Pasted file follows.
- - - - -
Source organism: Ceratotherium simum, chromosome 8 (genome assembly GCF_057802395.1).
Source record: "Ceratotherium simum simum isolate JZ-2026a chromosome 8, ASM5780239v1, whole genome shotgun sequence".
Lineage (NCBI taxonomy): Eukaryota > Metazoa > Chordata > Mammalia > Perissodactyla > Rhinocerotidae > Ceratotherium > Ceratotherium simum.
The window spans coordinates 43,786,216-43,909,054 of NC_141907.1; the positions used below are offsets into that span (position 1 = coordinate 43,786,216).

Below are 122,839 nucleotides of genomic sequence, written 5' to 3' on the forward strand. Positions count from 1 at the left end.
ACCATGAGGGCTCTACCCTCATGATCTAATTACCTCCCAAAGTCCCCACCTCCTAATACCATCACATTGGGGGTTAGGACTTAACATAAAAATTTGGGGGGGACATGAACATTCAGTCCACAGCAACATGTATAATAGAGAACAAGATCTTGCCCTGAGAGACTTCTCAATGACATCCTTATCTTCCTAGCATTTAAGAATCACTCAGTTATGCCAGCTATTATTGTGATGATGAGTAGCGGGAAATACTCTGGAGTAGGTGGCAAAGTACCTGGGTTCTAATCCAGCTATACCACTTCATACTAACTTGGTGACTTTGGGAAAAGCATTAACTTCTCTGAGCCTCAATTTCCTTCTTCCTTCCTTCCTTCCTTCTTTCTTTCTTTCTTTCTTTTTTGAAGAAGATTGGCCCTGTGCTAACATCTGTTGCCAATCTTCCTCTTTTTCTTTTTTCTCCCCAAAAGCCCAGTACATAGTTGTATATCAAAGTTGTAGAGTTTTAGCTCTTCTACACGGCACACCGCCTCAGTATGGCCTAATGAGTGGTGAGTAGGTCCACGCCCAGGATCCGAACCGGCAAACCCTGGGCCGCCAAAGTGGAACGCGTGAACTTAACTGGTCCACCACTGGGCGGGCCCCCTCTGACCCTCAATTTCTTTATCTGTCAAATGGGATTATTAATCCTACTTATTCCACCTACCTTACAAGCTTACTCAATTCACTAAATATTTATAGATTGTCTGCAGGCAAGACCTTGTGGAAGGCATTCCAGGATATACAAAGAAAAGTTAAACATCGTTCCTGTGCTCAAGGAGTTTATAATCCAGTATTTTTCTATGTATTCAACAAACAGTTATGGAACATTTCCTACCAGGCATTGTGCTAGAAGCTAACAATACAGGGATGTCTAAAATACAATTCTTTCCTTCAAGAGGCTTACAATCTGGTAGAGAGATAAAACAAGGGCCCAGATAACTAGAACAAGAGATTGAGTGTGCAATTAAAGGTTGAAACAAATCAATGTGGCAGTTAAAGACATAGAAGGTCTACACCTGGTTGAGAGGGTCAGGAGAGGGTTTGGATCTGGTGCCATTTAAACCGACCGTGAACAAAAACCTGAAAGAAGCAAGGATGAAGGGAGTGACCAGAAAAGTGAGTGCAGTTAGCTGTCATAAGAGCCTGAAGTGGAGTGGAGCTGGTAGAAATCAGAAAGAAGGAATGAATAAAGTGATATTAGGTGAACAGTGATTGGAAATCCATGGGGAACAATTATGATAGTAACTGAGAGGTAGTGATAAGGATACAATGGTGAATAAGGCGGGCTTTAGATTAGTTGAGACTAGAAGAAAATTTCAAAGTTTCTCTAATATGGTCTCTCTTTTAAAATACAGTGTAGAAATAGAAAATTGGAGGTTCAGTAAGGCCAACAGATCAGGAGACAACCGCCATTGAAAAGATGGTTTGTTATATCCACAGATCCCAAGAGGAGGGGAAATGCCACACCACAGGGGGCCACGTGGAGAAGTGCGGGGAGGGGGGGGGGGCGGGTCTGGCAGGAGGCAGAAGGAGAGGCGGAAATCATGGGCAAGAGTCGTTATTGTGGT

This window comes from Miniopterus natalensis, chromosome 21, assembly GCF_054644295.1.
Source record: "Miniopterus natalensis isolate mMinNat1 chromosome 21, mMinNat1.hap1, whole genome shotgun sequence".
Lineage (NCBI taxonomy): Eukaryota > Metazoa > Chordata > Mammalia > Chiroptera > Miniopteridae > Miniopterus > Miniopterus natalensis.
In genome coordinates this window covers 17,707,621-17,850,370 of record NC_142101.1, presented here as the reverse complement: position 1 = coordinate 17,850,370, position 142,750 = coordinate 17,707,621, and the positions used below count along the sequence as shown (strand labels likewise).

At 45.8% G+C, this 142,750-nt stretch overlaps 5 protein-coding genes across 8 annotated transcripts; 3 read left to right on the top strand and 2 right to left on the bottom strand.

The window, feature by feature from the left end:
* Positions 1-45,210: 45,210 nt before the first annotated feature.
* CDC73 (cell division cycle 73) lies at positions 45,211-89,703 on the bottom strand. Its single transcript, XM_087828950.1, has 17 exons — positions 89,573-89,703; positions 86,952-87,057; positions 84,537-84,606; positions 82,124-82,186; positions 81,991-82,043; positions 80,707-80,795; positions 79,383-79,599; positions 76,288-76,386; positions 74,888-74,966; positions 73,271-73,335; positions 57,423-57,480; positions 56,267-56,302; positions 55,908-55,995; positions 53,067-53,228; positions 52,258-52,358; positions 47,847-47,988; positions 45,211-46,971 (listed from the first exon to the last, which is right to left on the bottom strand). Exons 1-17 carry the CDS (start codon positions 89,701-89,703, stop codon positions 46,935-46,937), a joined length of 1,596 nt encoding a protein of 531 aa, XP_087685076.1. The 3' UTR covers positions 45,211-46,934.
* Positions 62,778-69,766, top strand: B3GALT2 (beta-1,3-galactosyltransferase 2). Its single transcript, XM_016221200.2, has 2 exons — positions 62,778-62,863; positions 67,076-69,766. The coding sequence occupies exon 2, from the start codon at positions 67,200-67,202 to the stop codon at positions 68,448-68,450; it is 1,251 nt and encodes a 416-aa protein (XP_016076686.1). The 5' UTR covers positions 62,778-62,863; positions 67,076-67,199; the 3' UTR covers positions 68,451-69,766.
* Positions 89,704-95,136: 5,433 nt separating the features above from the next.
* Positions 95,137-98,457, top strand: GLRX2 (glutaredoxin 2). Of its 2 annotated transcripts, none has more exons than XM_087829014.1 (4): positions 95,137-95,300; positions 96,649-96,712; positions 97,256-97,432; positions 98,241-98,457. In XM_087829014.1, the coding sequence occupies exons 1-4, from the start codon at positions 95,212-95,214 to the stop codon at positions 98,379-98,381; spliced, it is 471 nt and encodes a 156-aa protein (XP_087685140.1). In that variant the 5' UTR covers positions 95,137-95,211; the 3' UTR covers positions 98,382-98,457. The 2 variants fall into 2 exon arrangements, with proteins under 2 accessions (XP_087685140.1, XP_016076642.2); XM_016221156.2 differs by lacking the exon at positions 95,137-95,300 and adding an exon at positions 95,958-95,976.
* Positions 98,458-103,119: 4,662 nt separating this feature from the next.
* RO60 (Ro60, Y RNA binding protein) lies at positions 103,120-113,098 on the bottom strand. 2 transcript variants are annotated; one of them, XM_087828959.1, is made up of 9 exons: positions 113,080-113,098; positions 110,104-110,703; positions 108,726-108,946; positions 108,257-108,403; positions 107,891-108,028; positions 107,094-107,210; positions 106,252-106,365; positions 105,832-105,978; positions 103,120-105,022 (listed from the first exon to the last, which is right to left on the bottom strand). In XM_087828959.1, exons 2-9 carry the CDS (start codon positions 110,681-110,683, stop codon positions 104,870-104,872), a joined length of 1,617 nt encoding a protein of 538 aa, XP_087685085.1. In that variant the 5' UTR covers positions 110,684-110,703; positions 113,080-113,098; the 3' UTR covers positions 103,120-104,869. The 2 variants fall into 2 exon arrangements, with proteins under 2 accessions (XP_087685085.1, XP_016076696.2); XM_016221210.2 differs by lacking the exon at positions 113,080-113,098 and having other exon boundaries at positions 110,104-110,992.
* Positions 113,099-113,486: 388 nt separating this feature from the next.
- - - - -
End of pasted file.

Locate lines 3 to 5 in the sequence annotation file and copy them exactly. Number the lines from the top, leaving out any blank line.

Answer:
Lineage (NCBI taxonomy): Eukaryota > Metazoa > Chordata > Mammalia > Perissodactyla > Rhinocerotidae > Ceratotherium > Ceratotherium simum.
The window spans coordinates 43,786,216-43,909,054 of NC_141907.1; the positions used below are offsets into that span (position 1 = coordinate 43,786,216).

Below are 122,839 nucleotides of genomic sequence, written 5' to 3' on the forward strand. Positions count from 1 at the left end.